HPV vaccine not just for females

The controversial human papillomavirus vaccine, which protects against the cervical cancer-causing HPV, can be administered in both males and females, according to the Centers for Disease Control and Prevention.

HPV is a common virus spread by skin-to-skin contact during sexual activity. The virus is responsible for causing approximately 18,000 HPV-associated cases of cancer annually in the United States, but also causes approximately 7,000 cases of cancer in males annually.

The CDC recommends HPV vaccination for preteen girls and boys at age 11 or 12, which is a course of three HPV vaccine doses prior to sexual contact.

Vaccination against the virus has been the subject of controversy, as the opponents to the vaccine connect the immunization with sexual activity in young girls. The issue even became political when Minnesota congresswoman Michelle Bachman claimed that 12-year-old-girls were being harmed by a government mandate for the HPV vaccination, the Atlantic reports.

A recent study by Kaiser Permanente and Emory University published in the journal Pediatrics found that HPV vaccination does not encourage young women to begin sexual activity at an early age, according to the Atlantic.

Approximately 34.8 percent of girls between the age of 13 and 17 received all three doses of the HPV vaccine in 2011, compared to less than one percent of males.

In October 2011, the CDC recommended that the HPV vaccine be used routinely in males as well. In Rhode Island, there has been little to no backlash about the increased HPV vaccination of males.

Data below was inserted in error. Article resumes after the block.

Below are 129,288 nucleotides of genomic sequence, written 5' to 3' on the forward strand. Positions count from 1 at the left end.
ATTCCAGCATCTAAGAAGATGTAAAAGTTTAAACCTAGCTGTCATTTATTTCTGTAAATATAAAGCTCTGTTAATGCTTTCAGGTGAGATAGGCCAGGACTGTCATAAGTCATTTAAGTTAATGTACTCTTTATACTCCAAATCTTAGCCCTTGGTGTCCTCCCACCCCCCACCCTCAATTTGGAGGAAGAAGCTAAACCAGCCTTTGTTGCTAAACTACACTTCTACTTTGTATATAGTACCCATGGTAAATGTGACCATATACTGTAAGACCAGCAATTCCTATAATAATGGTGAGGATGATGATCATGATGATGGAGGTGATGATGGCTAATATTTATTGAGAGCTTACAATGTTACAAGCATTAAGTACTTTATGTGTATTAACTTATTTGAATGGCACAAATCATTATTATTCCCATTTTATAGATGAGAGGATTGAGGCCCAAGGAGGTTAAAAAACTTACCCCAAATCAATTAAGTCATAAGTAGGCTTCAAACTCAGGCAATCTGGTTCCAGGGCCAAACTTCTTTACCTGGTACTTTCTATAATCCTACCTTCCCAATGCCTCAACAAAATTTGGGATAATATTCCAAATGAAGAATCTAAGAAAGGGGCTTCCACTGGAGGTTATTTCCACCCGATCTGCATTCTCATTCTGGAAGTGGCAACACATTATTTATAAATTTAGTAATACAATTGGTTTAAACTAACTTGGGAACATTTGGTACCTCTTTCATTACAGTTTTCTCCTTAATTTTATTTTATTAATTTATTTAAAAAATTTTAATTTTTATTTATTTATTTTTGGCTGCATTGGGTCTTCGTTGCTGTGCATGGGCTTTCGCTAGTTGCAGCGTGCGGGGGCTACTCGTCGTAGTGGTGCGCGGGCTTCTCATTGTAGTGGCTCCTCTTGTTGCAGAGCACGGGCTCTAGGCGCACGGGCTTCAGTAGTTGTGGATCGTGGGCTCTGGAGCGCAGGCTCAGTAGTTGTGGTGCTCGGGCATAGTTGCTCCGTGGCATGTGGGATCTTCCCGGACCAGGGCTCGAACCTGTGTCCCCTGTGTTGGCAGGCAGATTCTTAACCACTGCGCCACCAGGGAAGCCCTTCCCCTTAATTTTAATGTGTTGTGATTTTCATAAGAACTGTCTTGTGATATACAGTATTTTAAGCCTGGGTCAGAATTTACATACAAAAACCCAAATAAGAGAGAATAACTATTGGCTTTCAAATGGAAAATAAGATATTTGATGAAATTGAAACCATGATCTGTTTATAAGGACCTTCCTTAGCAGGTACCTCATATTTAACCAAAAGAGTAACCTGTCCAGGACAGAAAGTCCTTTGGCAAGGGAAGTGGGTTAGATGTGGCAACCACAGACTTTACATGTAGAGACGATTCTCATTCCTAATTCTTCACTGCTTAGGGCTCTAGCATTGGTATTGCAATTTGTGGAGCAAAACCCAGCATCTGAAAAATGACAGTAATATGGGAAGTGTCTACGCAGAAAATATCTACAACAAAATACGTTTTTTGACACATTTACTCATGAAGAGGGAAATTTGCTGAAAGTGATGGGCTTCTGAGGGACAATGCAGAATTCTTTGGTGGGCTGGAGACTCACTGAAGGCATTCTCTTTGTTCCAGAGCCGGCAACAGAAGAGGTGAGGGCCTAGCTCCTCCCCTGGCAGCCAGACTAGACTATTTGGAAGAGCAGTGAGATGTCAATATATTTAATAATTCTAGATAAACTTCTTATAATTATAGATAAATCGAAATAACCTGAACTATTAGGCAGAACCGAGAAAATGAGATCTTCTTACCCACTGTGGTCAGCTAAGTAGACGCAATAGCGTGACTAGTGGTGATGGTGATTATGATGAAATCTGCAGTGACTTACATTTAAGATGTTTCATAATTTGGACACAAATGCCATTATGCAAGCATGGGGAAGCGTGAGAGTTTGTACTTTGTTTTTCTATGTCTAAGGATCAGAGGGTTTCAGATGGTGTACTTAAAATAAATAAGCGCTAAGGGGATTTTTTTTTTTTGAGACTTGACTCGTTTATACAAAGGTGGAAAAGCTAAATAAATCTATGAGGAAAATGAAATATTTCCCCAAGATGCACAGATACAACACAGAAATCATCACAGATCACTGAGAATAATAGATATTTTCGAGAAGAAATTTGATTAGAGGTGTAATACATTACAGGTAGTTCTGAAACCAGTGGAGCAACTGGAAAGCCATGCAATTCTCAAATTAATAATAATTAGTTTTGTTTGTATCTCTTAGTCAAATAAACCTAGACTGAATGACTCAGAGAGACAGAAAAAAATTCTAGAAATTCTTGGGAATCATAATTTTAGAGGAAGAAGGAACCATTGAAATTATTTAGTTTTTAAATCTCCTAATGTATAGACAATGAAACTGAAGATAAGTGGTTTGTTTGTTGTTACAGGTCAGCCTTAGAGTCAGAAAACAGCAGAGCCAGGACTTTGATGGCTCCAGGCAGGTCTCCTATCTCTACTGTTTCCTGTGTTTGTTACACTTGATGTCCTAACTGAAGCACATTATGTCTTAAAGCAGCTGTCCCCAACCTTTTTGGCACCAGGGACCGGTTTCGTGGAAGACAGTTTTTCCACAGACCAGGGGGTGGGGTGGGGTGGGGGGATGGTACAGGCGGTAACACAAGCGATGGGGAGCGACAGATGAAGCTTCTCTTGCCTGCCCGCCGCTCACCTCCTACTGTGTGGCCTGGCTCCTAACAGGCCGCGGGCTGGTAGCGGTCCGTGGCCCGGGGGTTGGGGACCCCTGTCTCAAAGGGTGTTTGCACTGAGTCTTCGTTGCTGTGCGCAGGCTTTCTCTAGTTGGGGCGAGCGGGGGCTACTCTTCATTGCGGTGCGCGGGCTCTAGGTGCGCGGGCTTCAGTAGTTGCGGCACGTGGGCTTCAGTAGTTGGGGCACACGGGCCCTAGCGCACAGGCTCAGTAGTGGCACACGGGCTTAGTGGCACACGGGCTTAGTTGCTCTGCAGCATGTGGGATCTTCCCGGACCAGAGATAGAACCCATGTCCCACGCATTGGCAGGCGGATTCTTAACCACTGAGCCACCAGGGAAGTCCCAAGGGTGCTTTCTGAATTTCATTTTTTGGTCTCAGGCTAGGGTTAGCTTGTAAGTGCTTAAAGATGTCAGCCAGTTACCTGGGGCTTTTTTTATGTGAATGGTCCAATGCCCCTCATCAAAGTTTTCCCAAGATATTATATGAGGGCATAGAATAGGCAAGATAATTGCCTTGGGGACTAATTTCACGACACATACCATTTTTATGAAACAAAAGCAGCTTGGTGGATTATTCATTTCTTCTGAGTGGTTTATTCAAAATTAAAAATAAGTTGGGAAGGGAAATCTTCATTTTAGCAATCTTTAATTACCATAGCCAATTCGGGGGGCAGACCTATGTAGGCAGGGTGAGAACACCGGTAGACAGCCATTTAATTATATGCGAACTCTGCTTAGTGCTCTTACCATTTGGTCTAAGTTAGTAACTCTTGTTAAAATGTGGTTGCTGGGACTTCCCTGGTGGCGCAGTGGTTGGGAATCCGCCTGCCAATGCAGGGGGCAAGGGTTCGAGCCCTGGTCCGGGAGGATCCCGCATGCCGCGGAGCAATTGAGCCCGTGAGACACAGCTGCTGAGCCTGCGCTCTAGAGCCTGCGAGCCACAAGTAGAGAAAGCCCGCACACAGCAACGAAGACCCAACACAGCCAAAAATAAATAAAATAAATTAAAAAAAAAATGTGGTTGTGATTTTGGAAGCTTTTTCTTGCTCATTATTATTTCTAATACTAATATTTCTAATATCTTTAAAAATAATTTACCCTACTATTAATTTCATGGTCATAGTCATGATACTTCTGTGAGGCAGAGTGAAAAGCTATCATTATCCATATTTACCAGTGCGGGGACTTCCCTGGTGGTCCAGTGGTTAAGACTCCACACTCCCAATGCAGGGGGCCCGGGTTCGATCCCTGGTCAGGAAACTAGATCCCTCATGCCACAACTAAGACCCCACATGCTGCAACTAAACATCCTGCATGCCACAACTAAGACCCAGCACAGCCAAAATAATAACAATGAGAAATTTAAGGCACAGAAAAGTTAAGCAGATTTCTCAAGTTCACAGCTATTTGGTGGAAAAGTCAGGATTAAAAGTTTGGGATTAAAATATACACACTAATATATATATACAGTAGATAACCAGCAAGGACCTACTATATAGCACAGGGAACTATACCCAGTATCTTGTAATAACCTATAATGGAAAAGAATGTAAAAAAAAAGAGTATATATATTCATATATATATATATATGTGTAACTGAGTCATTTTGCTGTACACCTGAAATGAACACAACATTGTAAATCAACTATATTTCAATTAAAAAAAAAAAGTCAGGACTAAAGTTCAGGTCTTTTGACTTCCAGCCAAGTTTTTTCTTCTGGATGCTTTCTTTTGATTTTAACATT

"There's been a surprisingly muted reaction," Don Dizon, a Brown University oncologist, said, according to NPR. "We tend to believe that girls are chaste and are going to 'save themselves for marriage.' But, you know, sexual activity is something that's almost expected of boys."

A recent study by GlaxoSmithKline points to the cost-effectiveness of the vaccine in males because of the low uptake of the vaccine for females, ObGyn News reports.

"(Vaccinating boys against HPV is cost effective when the immunization rate for girls is low) which it is in the United States," Janet Englund, a consultant for GlaxoSmithKline, said, according to ObGyn News. "Although coverage in females is increasing, we believe that male vaccination would remain cost effective into the foreseeable future."

If the incidence of HPV immunization increases in women, the cost effectiveness of HPV vaccination in males may decrease, according to ObGyn News.